Identity has been a buzzword for decades. I remember discussions from my early days about “identity crisis,” a term developed by psychologist Erik Erikson. Today we’re talking about “identity politics.” Jewish identity remains as compelling a topic as ever, especially within the Messianic Jewish community.
We can best understand identity in the context of community. Family therapist Salvador Minuchin writes, “Human experience of identity has two elements: a sense of belonging and a sense of being separate.” Hence our focus in this issue of Kesher and the next will be “Identity and Community.”
We lead off with “Jewish Identity and Faith in Yeshua,” the first of a two-part article by Jonathan Allen, a Messianic Jewish scholar based in the United Kingdom. This first section explores “What Makes a Jewish Identity and Why,” with an introduction to modern Social Identity Theory and Social Memory Theory. Dr. Allen interacts with a wide range of biblical texts from a new and insightful perspective.
Richard Harvey continues the discussion with “The Conversion of Non-Jews to Messianic Judaism: A Test-Case of Membership and Identity in a New Religious Movement.” This paper was originally presented at the World Union of Jewish Studies at Hebrew University in July, 2013, and is published in slightly modified form here for the first time. In the next article, “The Unique Place of Gentiles in Messianic Jewish Congregational Life,” Rich Nichol explores practical implications of issues raised in our first two articles. Identity and community are inextricably linked: How does this work out in the real-life setting of Messianic Jewish congregations? Dr. Nichol is a veteran local rabbi (as well as president of our parent organization Messianic Jewish Theological Institute) who combines scholarly insight and pastoral depth in this fascinating article.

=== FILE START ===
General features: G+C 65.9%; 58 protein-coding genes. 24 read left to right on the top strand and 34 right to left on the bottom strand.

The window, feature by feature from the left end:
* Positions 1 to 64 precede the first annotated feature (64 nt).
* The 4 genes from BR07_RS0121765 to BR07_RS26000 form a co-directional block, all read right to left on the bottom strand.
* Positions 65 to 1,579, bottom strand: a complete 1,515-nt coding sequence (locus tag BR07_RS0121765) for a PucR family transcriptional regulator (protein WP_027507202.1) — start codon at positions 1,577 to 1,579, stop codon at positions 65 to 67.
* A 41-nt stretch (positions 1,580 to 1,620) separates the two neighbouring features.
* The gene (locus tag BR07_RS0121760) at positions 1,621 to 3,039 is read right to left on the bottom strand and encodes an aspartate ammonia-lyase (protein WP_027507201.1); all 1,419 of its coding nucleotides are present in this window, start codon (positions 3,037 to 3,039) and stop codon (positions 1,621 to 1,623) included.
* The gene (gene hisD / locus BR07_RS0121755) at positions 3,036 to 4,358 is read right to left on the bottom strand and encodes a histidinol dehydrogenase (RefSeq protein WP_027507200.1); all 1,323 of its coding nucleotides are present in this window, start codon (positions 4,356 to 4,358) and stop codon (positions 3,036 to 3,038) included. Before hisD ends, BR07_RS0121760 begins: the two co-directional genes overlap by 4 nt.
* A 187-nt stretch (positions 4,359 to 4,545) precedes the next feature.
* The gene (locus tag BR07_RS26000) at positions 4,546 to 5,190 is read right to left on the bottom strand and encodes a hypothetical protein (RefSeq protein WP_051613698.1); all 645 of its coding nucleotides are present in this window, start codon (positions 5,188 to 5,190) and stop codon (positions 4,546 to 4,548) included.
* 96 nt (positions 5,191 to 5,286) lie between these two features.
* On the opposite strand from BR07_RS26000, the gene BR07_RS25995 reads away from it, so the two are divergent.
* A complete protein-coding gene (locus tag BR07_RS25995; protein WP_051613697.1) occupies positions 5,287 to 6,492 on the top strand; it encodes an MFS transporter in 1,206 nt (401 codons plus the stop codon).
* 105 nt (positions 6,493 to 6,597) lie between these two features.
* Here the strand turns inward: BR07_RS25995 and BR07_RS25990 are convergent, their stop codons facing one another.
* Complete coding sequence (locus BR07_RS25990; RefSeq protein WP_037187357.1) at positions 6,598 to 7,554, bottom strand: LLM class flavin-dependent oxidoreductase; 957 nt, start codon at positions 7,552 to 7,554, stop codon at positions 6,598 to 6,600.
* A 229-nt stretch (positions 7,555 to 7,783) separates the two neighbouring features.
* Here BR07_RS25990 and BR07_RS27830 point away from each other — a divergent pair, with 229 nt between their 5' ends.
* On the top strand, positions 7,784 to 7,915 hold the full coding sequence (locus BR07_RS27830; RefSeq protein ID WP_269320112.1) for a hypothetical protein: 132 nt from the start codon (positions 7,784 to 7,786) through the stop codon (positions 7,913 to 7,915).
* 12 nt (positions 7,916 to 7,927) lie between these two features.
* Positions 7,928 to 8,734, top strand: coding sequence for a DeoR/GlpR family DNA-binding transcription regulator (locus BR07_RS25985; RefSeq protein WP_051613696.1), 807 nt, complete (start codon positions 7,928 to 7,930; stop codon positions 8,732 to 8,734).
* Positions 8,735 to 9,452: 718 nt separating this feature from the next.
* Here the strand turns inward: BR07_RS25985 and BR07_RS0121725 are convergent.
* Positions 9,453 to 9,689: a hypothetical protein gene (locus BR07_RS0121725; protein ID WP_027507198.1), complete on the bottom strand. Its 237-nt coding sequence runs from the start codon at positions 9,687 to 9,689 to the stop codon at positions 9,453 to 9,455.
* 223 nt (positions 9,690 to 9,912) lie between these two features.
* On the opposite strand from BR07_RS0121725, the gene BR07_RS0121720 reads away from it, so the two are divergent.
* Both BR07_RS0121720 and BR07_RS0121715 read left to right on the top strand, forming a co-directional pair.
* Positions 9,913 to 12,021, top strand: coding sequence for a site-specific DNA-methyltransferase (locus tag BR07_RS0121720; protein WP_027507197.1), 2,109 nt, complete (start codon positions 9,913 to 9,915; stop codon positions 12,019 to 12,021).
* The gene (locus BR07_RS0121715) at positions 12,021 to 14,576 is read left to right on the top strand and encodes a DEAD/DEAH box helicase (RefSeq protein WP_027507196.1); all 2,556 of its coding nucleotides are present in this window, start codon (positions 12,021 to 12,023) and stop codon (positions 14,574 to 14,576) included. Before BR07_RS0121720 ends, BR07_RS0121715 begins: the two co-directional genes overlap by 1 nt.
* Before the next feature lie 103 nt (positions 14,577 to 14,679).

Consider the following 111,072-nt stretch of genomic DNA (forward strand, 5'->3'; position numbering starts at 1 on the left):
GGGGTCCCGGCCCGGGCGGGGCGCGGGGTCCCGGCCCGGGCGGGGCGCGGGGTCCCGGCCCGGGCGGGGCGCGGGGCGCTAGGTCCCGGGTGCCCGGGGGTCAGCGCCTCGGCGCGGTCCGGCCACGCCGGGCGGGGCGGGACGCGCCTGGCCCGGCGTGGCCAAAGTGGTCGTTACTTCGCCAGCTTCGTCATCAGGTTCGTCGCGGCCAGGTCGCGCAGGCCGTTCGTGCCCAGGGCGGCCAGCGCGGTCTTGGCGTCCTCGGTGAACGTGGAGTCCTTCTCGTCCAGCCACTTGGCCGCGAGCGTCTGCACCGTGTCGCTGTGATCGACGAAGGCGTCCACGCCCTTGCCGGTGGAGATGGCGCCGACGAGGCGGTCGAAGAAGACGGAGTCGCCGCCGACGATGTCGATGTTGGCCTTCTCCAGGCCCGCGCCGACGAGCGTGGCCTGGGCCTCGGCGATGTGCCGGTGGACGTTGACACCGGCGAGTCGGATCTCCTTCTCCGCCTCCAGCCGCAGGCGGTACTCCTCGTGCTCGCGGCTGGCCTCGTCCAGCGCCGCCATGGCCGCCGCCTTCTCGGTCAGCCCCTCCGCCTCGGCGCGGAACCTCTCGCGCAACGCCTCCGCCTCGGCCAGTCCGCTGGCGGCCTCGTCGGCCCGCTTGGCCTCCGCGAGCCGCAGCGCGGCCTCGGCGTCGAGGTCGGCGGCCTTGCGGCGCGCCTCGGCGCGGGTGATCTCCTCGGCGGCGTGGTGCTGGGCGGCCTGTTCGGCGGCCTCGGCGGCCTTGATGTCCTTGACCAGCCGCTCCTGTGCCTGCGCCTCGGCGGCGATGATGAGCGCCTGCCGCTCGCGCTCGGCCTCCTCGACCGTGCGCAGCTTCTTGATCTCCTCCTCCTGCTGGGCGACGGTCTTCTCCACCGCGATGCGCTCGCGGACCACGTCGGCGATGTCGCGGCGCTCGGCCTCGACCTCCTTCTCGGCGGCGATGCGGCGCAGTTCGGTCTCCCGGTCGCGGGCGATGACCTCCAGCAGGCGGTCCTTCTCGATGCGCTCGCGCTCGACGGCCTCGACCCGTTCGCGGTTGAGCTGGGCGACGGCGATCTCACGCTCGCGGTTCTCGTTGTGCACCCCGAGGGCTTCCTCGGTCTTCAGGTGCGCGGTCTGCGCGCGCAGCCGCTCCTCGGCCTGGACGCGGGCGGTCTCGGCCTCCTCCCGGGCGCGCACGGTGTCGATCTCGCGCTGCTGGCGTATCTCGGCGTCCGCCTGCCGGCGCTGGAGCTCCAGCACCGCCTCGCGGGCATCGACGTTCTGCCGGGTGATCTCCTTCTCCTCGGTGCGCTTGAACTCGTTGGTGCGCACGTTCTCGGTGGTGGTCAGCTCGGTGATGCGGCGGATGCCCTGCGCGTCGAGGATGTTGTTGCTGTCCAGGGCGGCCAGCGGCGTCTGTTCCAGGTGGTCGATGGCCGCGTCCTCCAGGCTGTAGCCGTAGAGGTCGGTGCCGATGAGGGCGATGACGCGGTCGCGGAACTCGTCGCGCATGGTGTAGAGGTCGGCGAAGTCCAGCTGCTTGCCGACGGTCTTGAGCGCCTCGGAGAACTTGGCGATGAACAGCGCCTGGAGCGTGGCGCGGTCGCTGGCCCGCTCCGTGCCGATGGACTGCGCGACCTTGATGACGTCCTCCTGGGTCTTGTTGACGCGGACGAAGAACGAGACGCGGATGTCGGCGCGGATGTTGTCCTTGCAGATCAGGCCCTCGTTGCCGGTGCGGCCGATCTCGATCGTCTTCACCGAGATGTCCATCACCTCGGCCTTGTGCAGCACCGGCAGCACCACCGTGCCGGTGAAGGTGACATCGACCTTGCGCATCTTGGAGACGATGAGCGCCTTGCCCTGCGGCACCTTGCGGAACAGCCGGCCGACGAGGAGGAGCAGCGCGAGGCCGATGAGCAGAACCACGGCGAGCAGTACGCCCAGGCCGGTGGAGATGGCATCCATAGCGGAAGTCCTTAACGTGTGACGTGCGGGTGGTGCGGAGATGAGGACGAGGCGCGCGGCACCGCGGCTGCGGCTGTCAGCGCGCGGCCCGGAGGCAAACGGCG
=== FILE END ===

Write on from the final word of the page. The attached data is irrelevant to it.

Carl Kinbar provides a concise history of “The Sages of Galilee and the Formation of Community” in the early centuries of the first millennium. The topic might sound a bit esoteric, but it’s a fascinating story and surprisingly relevant to our communal life today. Our final article is a journey paper by Joseph Culbertson, a graduate student at The King’s University. Culbertson is a Gentile who spent a few years in Messianic Jewish congregations and provides some penetrating—and appreciative—insights.
The first of two book reviews is by Israeli scholar Akiva Cohen, evaluating Jerusalem Crucified, Jerusalem Risen, by Mark S. Kinzer. Dr. Cohen’s review includes a helpful summary of what we believe will become a seminal book in Messianic Jewish theology. In our second review, Rabbi Ben Ehrenfeld introduces us to Moses: A Human Life, by the prolific Torah commentator Avivah Gottlieb Zornberg.
Kesher 35 wraps up with an index of all past issues. This release coincides with the launch of our new Kesherjournal.com website, which includes online subscription options and a complete archive. I hope you’ll take some time to draw upon both of these valuable resources.
Rabbi Russ Resnik
1 Salvador Minuchin, Families & Family Therapy (Cambridge: Harvard University Press, 1974), 47.